Wayne Melville, Doug Jones, Todd Campbell
2015 | 118 pp | $29.95 (£19.81)
Reimagining the science department is a book written to help secondary science heads of department institute and lead a significant change in how science is taught in their schools. It is chiefly aimed at teachers in the US who are trying to adapt to teaching the Next Generation Science Standards (NGSS). This change in teaching emphasis can be characterised as a move away from traditional, academic teaching of canonical science to a more progressive curriculum with a greater emphasis on evaluating scientific evidence, investigative and problem-solving skills.
Through looking at the history of the development of science teaching in schools and the sociology of teachers working together in a department, the book explains how there is often a great resistance to change. It moves on to describe the central role of the chair or head of science in overcoming this resistance and effecting change. The authors explore how different management structures and styles of leadership can help or inhibit innovation. They do not offer quick fix solutions to initiating change but describe how building trusting relationships, leading by example, being reflective and creating a collegiate atmosphere will help change occur. The book acknowledges that each department is different, that change is unlikely to be linear and smooth, and it is likely to take several years to take root. Throughout the book, the authors combine research and real-life vignettes to illustrate their case.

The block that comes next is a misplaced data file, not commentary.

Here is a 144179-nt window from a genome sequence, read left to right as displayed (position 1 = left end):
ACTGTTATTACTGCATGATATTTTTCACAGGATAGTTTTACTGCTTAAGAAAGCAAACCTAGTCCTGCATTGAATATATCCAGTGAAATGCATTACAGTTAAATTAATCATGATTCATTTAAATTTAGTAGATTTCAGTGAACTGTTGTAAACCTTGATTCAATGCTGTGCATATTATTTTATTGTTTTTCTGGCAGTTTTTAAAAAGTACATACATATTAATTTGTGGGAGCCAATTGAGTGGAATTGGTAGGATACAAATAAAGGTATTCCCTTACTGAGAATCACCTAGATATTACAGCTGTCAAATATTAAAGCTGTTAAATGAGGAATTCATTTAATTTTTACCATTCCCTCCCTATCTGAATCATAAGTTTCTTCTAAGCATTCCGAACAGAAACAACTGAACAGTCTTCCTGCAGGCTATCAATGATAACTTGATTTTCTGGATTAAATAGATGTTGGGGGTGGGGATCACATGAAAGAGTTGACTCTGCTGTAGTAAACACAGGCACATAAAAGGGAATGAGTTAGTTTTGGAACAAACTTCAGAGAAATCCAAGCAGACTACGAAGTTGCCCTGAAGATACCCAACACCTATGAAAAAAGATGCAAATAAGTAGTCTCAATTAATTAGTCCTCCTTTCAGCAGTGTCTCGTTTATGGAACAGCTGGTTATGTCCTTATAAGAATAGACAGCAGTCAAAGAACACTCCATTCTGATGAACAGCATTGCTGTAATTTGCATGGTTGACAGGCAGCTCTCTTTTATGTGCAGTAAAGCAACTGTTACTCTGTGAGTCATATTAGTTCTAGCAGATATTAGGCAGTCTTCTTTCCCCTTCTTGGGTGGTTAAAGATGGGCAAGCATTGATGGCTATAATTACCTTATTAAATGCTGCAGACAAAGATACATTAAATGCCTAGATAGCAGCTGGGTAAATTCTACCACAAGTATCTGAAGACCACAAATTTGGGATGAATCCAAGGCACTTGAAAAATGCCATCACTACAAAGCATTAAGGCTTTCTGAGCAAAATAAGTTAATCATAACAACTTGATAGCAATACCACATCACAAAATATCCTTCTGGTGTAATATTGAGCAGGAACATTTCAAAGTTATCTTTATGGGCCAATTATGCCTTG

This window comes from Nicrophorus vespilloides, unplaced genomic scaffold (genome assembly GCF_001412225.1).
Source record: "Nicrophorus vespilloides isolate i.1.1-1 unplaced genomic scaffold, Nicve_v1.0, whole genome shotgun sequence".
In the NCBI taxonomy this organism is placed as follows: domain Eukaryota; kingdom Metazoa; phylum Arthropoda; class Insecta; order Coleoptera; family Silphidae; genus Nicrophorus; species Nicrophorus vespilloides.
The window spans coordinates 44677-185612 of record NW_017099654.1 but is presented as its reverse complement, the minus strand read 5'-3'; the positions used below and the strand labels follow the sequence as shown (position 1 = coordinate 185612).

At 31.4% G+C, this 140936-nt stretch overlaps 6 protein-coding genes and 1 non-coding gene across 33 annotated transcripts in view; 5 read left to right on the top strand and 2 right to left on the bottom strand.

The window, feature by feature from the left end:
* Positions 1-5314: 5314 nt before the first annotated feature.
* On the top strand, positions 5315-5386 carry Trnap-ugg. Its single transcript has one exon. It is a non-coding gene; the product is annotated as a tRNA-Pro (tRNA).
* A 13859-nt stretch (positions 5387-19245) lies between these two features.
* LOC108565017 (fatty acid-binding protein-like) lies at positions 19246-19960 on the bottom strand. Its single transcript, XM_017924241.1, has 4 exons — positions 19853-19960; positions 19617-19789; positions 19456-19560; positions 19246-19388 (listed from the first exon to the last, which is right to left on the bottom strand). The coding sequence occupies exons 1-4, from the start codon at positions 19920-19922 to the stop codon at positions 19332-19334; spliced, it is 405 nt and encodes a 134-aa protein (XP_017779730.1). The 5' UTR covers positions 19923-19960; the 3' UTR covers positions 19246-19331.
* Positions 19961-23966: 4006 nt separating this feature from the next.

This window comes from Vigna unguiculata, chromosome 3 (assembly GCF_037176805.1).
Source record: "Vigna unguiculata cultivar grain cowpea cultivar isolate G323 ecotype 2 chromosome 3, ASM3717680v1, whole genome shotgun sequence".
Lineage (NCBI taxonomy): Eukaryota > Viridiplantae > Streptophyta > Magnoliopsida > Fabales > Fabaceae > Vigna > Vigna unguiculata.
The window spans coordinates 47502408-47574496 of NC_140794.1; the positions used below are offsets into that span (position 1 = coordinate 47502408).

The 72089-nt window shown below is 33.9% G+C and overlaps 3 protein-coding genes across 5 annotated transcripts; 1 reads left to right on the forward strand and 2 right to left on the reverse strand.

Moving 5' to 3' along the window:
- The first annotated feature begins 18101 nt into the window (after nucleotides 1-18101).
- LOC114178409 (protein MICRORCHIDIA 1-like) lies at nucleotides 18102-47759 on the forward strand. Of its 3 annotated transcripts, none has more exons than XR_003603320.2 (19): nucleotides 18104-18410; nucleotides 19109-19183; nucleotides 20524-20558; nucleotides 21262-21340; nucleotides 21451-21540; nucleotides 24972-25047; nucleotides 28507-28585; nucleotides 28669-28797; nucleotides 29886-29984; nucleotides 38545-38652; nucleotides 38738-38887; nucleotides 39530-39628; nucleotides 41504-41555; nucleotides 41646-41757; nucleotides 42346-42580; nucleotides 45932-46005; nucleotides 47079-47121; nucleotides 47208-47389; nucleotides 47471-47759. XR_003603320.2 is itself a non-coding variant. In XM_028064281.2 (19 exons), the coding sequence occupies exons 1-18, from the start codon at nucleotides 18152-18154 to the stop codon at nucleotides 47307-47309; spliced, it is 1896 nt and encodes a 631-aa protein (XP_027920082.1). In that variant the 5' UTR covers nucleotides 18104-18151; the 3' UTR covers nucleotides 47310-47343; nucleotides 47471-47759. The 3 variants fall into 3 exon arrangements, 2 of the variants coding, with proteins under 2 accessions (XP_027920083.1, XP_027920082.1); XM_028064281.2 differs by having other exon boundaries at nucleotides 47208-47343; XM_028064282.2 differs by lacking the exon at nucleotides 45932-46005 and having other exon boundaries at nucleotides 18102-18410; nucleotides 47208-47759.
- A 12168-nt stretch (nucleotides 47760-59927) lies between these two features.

Considering its US focus, it may appear superficially that the book is of limited interest to teachers outside the US education system, but this would be the wrong conclusion. Change is a recurrent feature of almost all educational landscapes and managing change is an essential role for all heads of science. I recognised much of what the authors described as matching my own experience in the UK. Although some of the terminology and science standards may be unfamiliar to those not teaching in the US, Reimagining the science department is very useful for any head of science trying to bring about change in the way science is taught in their school.
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